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I hope Hockney’s right

Barbie Girls in Barbie Worlds

I’m not a fan of David Hockney, I don’t hate him like I hate, say, Jordan (more on that later), maybe I just don’t get him, which is fair enough I suppose. I do, however, respect him. He’s an old feller, and a very well read one, he’s one of those people (Artists I think they’re called, or maybe Bohemian, but I’m with Kerouac on that whole Bohemian thing) who never seem to tire in taking an intelligent yet idle interest in the world around him. I just wish I could agree with him.

Maybe its just the angry cynicism of youth versus the accepted wisdom of being in your seventies, maybe it’s a point of education amassed over decades, but his unbridled positivism about the direction of our culture is just leaving me cold.

In an interview given to issue 43 of The Idler (which I would strongly recommend to anyone with a few hours to spend, er, idling) he talked impressively on the evolution of photography from the renaissance until the present digital revolution. He remarked, of the current Youtube / Facebook phenomenon, ‘Your kids can make perfectly good pictures about dancing and music, they can make them themselves.’

Perfectly good pictures. There’s the brunt, the thing that hit me, perfectly good? Certainly, most phones have amazing cameras now, and photoshop’s a wonderful thing, but perfectly good? I kind of have to disagree, and not just as someone trying to defend his position and wage. A glance through Facebook will reveal a multitude of young women in the same pouting pose, or young men in a slightly more masculine one, is this uniformity, then, the perfect image?

Hockney goes on to talk of how, as images become increasingly common currency, as they are traded more and more over digital wires, we will begin to discuss the making of images more. As if people will suddenly be talking semiotics instead of trying to pose like Rhianna. I remain unconvinced.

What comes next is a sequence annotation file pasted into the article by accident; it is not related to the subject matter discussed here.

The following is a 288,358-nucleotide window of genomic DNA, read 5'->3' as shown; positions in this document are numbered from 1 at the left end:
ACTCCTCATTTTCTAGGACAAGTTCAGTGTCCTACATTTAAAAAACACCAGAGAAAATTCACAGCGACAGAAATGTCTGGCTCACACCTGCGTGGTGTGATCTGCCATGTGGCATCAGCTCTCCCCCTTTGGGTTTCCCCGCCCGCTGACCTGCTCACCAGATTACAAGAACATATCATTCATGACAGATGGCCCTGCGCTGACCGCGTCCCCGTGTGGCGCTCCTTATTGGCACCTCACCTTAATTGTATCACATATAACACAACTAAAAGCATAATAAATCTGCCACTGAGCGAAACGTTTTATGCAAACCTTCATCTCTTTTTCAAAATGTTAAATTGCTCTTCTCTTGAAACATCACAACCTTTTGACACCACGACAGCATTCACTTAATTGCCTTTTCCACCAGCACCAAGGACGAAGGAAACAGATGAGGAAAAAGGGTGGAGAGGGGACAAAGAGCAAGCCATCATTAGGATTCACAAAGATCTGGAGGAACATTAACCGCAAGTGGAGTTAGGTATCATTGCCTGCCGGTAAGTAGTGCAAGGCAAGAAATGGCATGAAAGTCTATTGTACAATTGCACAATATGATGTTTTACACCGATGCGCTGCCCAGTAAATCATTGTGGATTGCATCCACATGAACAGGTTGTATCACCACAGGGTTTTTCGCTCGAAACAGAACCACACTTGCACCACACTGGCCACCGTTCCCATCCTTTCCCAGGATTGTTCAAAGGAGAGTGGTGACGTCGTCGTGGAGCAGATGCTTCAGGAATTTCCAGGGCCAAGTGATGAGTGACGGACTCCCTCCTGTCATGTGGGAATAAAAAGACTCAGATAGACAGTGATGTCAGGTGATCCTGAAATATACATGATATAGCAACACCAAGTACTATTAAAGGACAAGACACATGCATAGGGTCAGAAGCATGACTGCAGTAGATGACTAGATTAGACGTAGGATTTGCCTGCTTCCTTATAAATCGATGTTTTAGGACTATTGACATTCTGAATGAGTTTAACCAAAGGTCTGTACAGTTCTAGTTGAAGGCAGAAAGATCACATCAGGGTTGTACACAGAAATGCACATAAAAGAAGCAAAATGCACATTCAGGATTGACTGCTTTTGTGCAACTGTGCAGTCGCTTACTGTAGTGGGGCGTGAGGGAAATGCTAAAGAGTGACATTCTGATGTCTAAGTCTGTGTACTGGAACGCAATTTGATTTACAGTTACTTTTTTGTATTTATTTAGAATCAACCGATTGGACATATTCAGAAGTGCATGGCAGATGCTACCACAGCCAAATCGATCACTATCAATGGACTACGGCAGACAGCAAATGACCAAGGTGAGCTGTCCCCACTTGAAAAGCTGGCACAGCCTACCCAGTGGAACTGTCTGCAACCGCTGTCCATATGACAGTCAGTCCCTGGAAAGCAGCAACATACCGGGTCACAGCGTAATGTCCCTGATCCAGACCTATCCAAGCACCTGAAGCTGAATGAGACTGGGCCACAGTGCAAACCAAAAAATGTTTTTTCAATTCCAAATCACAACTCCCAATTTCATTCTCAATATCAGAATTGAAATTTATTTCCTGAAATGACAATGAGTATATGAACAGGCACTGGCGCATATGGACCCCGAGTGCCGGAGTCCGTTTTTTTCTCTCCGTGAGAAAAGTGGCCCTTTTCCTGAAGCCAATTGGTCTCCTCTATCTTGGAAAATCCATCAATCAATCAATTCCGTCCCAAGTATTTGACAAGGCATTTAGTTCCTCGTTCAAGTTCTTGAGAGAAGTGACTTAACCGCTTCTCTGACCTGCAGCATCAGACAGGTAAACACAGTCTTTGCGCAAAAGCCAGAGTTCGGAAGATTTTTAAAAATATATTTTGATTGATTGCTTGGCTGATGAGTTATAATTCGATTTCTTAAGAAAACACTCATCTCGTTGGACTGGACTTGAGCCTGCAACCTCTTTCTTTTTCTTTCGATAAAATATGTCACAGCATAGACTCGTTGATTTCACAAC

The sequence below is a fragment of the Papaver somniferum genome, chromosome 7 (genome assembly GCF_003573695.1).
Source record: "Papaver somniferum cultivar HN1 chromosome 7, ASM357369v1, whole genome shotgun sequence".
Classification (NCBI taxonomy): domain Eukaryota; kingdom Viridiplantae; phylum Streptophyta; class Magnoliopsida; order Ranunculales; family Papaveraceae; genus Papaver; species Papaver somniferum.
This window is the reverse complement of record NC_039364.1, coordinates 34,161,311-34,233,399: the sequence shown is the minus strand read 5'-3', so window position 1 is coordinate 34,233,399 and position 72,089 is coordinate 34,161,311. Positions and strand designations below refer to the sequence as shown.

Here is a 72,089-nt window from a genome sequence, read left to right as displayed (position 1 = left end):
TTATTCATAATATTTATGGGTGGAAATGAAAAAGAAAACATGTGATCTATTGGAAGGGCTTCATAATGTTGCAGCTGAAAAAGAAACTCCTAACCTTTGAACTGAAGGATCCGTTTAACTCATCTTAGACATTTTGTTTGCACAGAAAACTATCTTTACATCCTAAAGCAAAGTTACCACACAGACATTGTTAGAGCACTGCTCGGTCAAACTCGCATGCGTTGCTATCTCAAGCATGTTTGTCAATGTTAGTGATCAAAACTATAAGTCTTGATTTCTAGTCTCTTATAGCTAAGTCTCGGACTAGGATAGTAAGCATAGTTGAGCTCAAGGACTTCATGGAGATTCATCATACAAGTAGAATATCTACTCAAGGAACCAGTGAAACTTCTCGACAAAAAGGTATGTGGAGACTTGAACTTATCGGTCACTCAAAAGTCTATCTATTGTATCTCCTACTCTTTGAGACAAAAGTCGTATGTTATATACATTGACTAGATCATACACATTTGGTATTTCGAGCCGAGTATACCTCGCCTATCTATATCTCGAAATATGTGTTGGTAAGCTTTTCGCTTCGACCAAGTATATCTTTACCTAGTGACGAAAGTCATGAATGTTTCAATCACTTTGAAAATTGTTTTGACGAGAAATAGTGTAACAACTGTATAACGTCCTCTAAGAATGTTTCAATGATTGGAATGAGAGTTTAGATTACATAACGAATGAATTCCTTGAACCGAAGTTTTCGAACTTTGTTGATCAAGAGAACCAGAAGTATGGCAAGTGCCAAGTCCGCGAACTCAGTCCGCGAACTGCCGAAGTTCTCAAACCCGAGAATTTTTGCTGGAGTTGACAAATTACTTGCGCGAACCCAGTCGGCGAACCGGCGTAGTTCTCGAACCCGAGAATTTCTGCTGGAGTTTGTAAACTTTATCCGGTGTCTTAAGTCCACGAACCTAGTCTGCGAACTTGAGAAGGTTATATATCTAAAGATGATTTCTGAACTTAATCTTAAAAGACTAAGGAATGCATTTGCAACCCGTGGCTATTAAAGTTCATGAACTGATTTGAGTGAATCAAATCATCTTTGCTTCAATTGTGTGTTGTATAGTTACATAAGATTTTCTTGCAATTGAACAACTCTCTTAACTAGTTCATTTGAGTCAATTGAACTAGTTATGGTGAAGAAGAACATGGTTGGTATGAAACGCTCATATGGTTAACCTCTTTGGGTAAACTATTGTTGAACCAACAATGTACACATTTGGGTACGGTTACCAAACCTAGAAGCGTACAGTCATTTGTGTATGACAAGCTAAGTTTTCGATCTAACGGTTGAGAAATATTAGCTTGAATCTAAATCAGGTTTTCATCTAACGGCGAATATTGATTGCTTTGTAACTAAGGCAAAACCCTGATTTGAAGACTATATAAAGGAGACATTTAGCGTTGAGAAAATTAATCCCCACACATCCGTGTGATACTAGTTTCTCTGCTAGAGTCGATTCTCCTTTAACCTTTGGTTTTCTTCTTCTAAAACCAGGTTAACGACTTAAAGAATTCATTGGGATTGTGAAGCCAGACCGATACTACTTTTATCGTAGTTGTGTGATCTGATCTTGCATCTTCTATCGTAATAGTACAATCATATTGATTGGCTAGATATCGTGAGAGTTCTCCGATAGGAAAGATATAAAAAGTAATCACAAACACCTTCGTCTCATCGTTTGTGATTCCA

Take Jordan (please, please take her). Here we have a woman who has, very successfully, crowbarred her image into every conceivable mass stereotype of fame over the last decade or so. By ensuring her image fits into the glamour model / celebrity mother / celebrity relationship jumper / tabloid friendly instant life story mould she has carved fame and fortune (albeit at the cost of her own basic humanity). What is disconcerting though, is how she’s managed to ‘inspire’ a generation of young women to aim to become, not doctors or artists or professors, but glamour models or footballers wives. And now we learn she is to host her own TV show in a bid to find the ‘next Jordan’. The next attention desperate, mess of a celebrity puppet, the next person to be crowbarred into the same posture she crowbarred herself into. Apparently 50,000 otherwise intelligent young women are vying for the opportunity. You could make this up, unfortunately you just don’t have to.

But this is the paradigm that needs to be shifted, the process of thought that should be asking how images are made and their meanings metaphysically, not what images can make and what that means materially. David, Mr Hockney, you are older, you are wiser than I, please please please, please be right.


One comment on “I hope Hockney’s right

  1. alice
    September 9, 2012

    ouch!! 😉

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This entry was posted on October 12, 2011 by and tagged , , , , .
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